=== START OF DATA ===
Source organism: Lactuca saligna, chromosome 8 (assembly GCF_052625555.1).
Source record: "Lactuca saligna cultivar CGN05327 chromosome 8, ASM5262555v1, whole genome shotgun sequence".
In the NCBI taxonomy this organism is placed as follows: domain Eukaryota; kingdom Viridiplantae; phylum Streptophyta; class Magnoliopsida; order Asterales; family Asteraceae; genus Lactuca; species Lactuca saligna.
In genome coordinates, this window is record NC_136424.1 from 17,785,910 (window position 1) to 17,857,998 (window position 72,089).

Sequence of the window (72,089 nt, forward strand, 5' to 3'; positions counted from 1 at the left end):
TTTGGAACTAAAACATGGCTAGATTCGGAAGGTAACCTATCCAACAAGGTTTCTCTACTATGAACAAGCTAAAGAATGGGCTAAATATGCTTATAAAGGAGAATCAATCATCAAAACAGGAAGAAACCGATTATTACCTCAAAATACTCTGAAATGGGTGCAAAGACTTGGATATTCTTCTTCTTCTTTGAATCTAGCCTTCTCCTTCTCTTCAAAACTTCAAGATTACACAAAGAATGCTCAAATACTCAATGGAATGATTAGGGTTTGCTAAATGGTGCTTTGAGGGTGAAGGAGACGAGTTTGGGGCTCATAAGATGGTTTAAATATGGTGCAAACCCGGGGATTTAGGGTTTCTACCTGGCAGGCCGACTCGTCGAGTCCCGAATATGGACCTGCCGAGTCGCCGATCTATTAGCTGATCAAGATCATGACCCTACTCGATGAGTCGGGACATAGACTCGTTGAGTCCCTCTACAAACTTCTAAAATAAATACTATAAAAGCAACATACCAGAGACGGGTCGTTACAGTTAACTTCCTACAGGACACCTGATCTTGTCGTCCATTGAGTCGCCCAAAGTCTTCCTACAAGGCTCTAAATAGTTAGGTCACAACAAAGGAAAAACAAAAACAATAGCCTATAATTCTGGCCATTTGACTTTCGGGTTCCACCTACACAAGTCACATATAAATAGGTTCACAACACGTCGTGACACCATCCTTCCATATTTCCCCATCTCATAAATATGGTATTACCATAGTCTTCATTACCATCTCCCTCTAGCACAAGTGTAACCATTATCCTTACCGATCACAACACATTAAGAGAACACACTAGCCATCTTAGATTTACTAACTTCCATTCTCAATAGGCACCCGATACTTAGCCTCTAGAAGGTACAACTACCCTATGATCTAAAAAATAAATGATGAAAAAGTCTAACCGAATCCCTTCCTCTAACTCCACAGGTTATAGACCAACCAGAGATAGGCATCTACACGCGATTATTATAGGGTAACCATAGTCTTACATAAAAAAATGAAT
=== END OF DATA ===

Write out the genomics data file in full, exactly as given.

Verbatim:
Source organism: Lactuca saligna, chromosome 8 (assembly GCF_052625555.1).
Source record: "Lactuca saligna cultivar CGN05327 chromosome 8, ASM5262555v1, whole genome shotgun sequence".
In the NCBI taxonomy this organism is placed as follows: domain Eukaryota; kingdom Viridiplantae; phylum Streptophyta; class Magnoliopsida; order Asterales; family Asteraceae; genus Lactuca; species Lactuca saligna.
In genome coordinates, this window is record NC_136424.1 from 17,785,910 (window position 1) to 17,857,998 (window position 72,089).

Sequence of the window (72,089 nt, forward strand, 5' to 3'; positions counted from 1 at the left end):
TTTGGAACTAAAACATGGCTAGATTCGGAAGGTAACCTATCCAACAAGGTTTCTCTACTATGAACAAGCTAAAGAATGGGCTAAATATGCTTATAAAGGAGAATCAATCATCAAAACAGGAAGAAACCGATTATTACCTCAAAATACTCTGAAATGGGTGCAAAGACTTGGATATTCTTCTTCTTCTTTGAATCTAGCCTTCTCCTTCTCTTCAAAACTTCAAGATTACACAAAGAATGCTCAAATACTCAATGGAATGATTAGGGTTTGCTAAATGGTGCTTTGAGGGTGAAGGAGACGAGTTTGGGGCTCATAAGATGGTTTAAATATGGTGCAAACCCGGGGATTTAGGGTTTCTACCTGGCAGGCCGACTCGTCGAGTCCCGAATATGGACCTGCCGAGTCGCCGATCTATTAGCTGATCAAGATCATGACCCTACTCGATGAGTCGGGACATAGACTCGTTGAGTCCCTCTACAAACTTCTAAAATAAATACTATAAAAGCAACATACCAGAGACGGGTCGTTACAGTTAACTTCCTACAGGACACCTGATCTTGTCGTCCATTGAGTCGCCCAAAGTCTTCCTACAAGGCTCTAAATAGTTAGGTCACAACAAAGGAAAAACAAAAACAATAGCCTATAATTCTGGCCATTTGACTTTCGGGTTCCACCTACACAAGTCACATATAAATAGGTTCACAACACGTCGTGACACCATCCTTCCATATTTCCCCATCTCATAAATATGGTATTACCATAGTCTTCATTACCATCTCCCTCTAGCACAAGTGTAACCATTATCCTTACCGATCACAACACATTAAGAGAACACACTAGCCATCTTAGATTTACTAACTTCCATTCTCAATAGGCACCCGATACTTAGCCTCTAGAAGGTACAACTACCCTATGATCTAAAAAATAAATGATGAAAAAGTCTAACCGAATCCCTTCCTCTAACTCCACAGGTTATAGACCAACCAGAGATAGGCATCTACACGCGATTATTATAGGGTAACCATAGTCTTACATAAAAAAATGAAT